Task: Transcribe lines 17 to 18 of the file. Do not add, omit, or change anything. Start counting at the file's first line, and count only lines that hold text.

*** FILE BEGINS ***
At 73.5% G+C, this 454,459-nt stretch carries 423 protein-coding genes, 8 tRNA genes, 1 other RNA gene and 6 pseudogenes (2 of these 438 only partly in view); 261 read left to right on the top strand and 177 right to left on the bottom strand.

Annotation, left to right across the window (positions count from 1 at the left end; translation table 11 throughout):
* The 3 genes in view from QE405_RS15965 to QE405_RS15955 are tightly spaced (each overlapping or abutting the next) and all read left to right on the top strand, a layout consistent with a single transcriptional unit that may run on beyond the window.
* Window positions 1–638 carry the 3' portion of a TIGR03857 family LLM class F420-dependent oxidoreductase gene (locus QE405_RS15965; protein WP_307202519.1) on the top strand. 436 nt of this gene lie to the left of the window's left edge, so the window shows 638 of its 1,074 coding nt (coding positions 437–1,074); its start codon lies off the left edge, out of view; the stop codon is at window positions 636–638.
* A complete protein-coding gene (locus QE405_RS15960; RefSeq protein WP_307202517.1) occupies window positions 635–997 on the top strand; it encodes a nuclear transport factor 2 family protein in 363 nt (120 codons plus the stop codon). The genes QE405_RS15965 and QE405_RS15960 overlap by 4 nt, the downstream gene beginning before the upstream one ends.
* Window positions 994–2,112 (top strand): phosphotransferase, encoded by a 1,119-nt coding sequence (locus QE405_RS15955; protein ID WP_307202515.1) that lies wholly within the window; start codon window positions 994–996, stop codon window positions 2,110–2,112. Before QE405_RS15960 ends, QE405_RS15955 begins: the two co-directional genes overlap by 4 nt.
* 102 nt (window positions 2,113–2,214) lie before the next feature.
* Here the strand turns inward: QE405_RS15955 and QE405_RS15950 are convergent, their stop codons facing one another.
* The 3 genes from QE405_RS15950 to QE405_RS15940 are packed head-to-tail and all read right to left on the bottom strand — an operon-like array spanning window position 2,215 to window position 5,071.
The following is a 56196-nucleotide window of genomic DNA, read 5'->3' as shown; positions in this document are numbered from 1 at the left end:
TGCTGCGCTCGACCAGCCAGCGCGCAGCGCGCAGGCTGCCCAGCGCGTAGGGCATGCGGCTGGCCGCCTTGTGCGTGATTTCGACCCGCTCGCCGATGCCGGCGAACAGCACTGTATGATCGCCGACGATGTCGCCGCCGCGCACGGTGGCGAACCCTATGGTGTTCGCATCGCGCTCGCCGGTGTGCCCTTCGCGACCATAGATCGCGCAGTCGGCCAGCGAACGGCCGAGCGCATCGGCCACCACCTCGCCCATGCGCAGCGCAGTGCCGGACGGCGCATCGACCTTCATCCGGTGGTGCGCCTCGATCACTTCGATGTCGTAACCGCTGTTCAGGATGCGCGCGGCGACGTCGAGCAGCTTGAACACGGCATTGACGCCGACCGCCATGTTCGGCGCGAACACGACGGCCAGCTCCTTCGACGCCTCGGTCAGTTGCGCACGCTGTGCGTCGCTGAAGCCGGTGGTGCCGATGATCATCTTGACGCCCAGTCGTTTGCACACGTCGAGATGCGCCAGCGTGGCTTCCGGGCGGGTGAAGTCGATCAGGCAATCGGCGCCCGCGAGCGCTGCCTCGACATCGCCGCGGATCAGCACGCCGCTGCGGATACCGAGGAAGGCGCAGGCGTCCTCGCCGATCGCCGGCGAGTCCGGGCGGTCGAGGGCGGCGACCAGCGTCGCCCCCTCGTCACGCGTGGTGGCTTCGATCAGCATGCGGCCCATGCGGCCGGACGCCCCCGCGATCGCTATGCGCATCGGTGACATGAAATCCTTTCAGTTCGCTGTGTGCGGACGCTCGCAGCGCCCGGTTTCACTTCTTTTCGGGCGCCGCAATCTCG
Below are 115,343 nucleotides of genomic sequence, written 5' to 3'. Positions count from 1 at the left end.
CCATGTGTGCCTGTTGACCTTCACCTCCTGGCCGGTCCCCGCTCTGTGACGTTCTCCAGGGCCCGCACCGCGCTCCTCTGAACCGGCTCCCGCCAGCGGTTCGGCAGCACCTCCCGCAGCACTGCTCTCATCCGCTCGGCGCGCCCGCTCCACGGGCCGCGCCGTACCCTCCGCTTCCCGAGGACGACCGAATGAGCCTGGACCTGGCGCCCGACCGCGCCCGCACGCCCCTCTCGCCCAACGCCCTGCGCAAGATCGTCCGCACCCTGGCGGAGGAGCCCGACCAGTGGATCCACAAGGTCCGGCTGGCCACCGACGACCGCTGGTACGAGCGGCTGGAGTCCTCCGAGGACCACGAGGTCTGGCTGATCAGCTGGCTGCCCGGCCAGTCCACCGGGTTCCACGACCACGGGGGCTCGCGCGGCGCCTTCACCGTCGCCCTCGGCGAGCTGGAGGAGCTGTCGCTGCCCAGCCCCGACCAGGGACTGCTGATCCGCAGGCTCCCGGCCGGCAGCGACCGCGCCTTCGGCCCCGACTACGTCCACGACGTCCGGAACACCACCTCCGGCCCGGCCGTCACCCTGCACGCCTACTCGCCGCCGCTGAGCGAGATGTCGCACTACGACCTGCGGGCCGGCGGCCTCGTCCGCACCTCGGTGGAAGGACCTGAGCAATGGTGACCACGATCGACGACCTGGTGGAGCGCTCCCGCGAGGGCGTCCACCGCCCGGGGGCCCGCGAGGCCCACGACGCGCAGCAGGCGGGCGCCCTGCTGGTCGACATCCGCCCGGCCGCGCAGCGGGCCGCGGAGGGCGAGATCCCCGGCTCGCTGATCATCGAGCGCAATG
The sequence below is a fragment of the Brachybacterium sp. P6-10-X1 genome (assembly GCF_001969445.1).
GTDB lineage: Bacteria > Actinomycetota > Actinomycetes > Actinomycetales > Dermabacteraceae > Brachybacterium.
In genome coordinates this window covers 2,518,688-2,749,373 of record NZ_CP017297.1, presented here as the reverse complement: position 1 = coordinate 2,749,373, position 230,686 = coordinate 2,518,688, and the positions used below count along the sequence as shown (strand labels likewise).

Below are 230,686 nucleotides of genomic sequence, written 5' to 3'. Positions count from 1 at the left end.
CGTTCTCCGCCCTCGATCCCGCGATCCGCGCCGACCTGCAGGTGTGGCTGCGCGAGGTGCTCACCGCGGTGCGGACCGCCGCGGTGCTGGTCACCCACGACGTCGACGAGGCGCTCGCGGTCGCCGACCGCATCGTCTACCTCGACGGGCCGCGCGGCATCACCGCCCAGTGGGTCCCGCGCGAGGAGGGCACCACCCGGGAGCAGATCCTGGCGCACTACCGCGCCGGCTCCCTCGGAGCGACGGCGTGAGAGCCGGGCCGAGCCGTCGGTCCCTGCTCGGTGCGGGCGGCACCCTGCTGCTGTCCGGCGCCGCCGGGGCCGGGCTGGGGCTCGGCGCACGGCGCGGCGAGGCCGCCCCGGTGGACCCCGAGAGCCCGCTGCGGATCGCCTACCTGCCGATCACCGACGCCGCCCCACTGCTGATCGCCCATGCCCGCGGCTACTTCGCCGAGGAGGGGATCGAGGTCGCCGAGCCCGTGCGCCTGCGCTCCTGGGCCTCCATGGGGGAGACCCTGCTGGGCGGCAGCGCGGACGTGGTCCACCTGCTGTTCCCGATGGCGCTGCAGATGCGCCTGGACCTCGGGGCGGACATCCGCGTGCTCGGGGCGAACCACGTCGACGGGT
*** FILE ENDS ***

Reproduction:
Below are 230,686 nucleotides of genomic sequence, written 5' to 3'. Positions count from 1 at the left end.
CGTTCTCCGCCCTCGATCCCGCGATCCGCGCCGACCTGCAGGTGTGGCTGCGCGAGGTGCTCACCGCGGTGCGGACCGCCGCGGTGCTGGTCACCCACGACGTCGACGAGGCGCTCGCGGTCGCCGACCGCATCGTCTACCTCGACGGGCCGCGCGGCATCACCGCCCAGTGGGTCCCGCGCGAGGAGGGCACCACCCGGGAGCAGATCCTGGCGCACTACCGCGCCGGCTCCCTCGGAGCGACGGCGTGAGAGCCGGGCCGAGCCGTCGGTCCCTGCTCGGTGCGGGCGGCACCCTGCTGCTGTCCGGCGCCGCCGGGGCCGGGCTGGGGCTCGGCGCACGGCGCGGCGAGGCCGCCCCGGTGGACCCCGAGAGCCCGCTGCGGATCGCCTACCTGCCGATCACCGACGCCGCCCCACTGCTGATCGCCCATGCCCGCGGCTACTTCGCCGAGGAGGGGATCGAGGTCGCCGAGCCCGTGCGCCTGCGCTCCTGGGCCTCCATGGGGGAGACCCTGCTGGGCGGCAGCGCGGACGTGGTCCACCTGCTGTTCCCGATGGCGCTGCAGATGCGCCTGGACCTCGGGGCGGACATCCGCGTGCTCGGGGCGAACCACGTCGACGGGT